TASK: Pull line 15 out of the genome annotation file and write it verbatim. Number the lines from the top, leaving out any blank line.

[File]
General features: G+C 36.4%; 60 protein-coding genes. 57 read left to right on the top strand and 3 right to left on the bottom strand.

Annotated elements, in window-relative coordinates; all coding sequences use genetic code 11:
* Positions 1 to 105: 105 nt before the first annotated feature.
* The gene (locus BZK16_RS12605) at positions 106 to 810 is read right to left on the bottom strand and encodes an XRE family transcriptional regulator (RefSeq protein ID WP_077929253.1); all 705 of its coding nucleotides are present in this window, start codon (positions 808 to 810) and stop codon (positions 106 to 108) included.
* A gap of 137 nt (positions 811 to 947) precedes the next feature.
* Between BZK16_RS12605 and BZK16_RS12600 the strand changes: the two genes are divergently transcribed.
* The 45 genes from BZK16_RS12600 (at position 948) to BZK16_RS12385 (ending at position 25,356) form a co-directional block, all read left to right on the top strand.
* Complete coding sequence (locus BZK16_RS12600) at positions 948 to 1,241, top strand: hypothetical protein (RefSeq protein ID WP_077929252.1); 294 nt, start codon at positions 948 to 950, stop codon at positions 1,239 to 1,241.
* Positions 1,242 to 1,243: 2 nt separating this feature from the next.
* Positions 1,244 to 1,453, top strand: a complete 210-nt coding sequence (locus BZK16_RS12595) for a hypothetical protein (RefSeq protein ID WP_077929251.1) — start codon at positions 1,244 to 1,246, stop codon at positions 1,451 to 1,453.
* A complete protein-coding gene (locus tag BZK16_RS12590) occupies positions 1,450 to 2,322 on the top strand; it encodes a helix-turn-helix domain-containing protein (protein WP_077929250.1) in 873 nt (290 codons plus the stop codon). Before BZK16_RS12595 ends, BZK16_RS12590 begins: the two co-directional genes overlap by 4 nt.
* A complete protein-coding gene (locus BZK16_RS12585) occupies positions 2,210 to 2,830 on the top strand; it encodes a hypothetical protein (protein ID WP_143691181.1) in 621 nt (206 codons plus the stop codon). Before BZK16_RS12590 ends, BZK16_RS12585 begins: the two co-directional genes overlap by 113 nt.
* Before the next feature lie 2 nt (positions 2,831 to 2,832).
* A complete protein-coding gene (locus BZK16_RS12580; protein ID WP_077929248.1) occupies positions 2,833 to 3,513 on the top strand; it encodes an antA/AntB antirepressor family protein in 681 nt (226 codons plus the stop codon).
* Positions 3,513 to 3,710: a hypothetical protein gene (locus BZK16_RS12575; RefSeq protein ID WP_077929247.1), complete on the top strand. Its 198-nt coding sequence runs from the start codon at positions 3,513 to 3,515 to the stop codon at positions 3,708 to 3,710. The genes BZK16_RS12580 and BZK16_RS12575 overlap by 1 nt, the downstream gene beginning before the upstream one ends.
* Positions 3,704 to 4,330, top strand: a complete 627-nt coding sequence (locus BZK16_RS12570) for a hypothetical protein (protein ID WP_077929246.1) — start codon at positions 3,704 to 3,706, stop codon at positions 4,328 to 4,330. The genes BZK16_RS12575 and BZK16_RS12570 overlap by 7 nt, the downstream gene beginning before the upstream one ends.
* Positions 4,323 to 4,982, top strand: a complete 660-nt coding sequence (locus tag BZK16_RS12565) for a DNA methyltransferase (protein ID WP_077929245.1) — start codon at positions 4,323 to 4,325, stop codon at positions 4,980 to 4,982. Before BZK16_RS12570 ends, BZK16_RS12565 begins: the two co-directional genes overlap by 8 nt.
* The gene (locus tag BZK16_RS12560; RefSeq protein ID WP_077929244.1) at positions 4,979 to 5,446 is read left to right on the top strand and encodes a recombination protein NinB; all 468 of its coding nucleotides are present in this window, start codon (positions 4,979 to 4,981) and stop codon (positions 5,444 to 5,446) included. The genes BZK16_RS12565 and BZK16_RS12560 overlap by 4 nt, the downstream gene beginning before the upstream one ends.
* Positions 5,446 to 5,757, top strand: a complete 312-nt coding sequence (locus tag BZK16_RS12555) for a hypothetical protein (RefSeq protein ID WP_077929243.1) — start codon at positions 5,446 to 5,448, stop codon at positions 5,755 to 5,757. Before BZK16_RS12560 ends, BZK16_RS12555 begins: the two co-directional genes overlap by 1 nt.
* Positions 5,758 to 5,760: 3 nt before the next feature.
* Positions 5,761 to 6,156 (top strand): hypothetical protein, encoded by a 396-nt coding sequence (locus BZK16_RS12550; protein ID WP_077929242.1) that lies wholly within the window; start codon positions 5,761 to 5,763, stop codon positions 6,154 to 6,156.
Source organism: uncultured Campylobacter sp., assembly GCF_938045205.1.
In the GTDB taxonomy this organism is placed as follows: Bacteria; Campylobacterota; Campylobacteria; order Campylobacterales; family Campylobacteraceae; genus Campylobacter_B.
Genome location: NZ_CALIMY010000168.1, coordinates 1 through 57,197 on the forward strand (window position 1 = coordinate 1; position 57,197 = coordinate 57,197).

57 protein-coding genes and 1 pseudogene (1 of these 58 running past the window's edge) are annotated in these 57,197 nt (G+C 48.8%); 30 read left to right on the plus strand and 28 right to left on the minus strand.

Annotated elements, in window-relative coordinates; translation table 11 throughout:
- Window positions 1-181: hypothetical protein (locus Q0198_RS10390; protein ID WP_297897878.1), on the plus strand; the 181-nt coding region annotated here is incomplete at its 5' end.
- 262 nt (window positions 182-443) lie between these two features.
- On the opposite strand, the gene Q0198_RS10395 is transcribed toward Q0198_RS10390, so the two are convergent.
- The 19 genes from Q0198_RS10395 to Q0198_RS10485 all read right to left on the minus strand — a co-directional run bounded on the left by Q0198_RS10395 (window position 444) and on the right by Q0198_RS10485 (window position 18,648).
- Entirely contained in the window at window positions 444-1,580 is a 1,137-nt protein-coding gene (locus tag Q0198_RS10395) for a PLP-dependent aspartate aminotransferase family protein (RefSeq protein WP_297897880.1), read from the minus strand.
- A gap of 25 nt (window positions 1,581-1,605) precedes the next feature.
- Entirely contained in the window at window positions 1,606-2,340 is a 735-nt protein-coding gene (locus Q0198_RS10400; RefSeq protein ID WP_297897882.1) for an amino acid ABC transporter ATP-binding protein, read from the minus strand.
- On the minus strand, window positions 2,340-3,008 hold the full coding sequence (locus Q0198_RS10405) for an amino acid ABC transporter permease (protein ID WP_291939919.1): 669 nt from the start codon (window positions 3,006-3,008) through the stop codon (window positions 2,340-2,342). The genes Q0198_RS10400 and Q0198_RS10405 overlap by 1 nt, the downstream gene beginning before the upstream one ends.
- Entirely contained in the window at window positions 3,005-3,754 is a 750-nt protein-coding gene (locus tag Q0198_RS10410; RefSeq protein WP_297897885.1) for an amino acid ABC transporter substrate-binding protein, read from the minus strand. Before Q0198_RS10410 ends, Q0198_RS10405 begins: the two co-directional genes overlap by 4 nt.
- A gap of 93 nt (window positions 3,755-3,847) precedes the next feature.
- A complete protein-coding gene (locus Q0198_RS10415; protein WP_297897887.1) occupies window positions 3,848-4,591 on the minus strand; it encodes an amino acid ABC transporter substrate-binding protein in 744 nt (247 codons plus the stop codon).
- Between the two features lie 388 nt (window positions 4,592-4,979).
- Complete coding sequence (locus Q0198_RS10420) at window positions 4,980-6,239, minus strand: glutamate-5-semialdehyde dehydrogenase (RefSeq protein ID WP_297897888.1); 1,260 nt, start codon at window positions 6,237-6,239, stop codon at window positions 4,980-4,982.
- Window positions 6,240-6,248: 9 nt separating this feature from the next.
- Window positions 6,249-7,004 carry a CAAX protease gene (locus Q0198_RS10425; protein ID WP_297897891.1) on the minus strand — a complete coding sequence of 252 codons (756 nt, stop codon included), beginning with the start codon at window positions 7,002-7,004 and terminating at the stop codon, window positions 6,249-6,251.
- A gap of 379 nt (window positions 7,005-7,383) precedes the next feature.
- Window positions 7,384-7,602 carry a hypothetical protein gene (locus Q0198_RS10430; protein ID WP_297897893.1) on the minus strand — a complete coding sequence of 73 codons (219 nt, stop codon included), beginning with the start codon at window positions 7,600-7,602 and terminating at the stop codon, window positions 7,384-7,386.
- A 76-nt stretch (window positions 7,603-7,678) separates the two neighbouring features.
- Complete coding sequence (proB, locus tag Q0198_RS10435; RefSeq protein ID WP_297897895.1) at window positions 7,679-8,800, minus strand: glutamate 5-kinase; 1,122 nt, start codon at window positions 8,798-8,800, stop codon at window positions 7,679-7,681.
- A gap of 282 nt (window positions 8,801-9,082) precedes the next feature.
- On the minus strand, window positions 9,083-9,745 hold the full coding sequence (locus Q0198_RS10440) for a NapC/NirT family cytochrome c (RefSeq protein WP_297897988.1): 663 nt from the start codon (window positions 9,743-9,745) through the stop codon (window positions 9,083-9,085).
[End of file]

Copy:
* Positions 3,513 to 3,710: a hypothetical protein gene (locus BZK16_RS12575; RefSeq protein ID WP_077929247.1), complete on the top strand. Its 198-nt coding sequence runs from the start codon at positions 3,513 to 3,515 to the stop codon at positions 3,708 to 3,710. The genes BZK16_RS12580 and BZK16_RS12575 overlap by 1 nt, the downstream gene beginning before the upstream one ends.